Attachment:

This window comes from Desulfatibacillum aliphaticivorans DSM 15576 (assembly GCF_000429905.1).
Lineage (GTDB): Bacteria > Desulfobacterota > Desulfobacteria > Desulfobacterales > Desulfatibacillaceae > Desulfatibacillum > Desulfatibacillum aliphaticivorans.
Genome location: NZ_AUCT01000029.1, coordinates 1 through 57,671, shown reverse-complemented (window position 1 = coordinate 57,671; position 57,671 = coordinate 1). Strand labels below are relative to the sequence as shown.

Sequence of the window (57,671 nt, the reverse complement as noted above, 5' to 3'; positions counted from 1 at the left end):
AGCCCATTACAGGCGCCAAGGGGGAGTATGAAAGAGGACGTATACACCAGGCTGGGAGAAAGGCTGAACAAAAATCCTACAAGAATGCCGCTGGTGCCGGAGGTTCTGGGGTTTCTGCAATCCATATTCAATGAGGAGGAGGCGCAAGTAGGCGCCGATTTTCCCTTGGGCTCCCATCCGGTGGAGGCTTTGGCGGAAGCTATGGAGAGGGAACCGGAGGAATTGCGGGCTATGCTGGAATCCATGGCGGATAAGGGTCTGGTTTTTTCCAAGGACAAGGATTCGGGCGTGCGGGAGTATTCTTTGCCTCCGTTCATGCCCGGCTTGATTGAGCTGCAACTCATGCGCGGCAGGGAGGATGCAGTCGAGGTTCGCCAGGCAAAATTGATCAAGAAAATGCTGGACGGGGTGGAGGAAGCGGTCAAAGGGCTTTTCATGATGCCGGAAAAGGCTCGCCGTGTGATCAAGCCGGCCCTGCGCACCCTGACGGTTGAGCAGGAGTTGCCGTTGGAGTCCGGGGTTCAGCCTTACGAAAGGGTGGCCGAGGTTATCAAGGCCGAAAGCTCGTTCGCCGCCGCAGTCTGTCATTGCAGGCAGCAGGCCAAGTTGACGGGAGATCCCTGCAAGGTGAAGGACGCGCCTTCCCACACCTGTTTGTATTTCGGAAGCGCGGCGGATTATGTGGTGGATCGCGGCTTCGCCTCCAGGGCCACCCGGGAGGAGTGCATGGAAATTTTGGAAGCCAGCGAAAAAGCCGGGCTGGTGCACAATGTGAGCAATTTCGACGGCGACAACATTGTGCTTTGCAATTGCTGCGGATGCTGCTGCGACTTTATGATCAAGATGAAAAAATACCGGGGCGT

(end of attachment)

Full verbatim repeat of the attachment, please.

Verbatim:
This window comes from Desulfatibacillum aliphaticivorans DSM 15576 (assembly GCF_000429905.1).
Lineage (GTDB): Bacteria > Desulfobacterota > Desulfobacteria > Desulfobacterales > Desulfatibacillaceae > Desulfatibacillum > Desulfatibacillum aliphaticivorans.
Genome location: NZ_AUCT01000029.1, coordinates 1 through 57,671, shown reverse-complemented (window position 1 = coordinate 57,671; position 57,671 = coordinate 1). Strand labels below are relative to the sequence as shown.

Sequence of the window (57,671 nt, the reverse complement as noted above, 5' to 3'; positions counted from 1 at the left end):
AGCCCATTACAGGCGCCAAGGGGGAGTATGAAAGAGGACGTATACACCAGGCTGGGAGAAAGGCTGAACAAAAATCCTACAAGAATGCCGCTGGTGCCGGAGGTTCTGGGGTTTCTGCAATCCATATTCAATGAGGAGGAGGCGCAAGTAGGCGCCGATTTTCCCTTGGGCTCCCATCCGGTGGAGGCTTTGGCGGAAGCTATGGAGAGGGAACCGGAGGAATTGCGGGCTATGCTGGAATCCATGGCGGATAAGGGTCTGGTTTTTTCCAAGGACAAGGATTCGGGCGTGCGGGAGTATTCTTTGCCTCCGTTCATGCCCGGCTTGATTGAGCTGCAACTCATGCGCGGCAGGGAGGATGCAGTCGAGGTTCGCCAGGCAAAATTGATCAAGAAAATGCTGGACGGGGTGGAGGAAGCGGTCAAAGGGCTTTTCATGATGCCGGAAAAGGCTCGCCGTGTGATCAAGCCGGCCCTGCGCACCCTGACGGTTGAGCAGGAGTTGCCGTTGGAGTCCGGGGTTCAGCCTTACGAAAGGGTGGCCGAGGTTATCAAGGCCGAAAGCTCGTTCGCCGCCGCAGTCTGTCATTGCAGGCAGCAGGCCAAGTTGACGGGAGATCCCTGCAAGGTGAAGGACGCGCCTTCCCACACCTGTTTGTATTTCGGAAGCGCGGCGGATTATGTGGTGGATCGCGGCTTCGCCTCCAGGGCCACCCGGGAGGAGTGCATGGAAATTTTGGAAGCCAGCGAAAAAGCCGGGCTGGTGCACAATGTGAGCAATTTCGACGGCGACAACATTGTGCTTTGCAATTGCTGCGGATGCTGCTGCGACTTTATGATCAAGATGAAAAAATACCGGGGCGT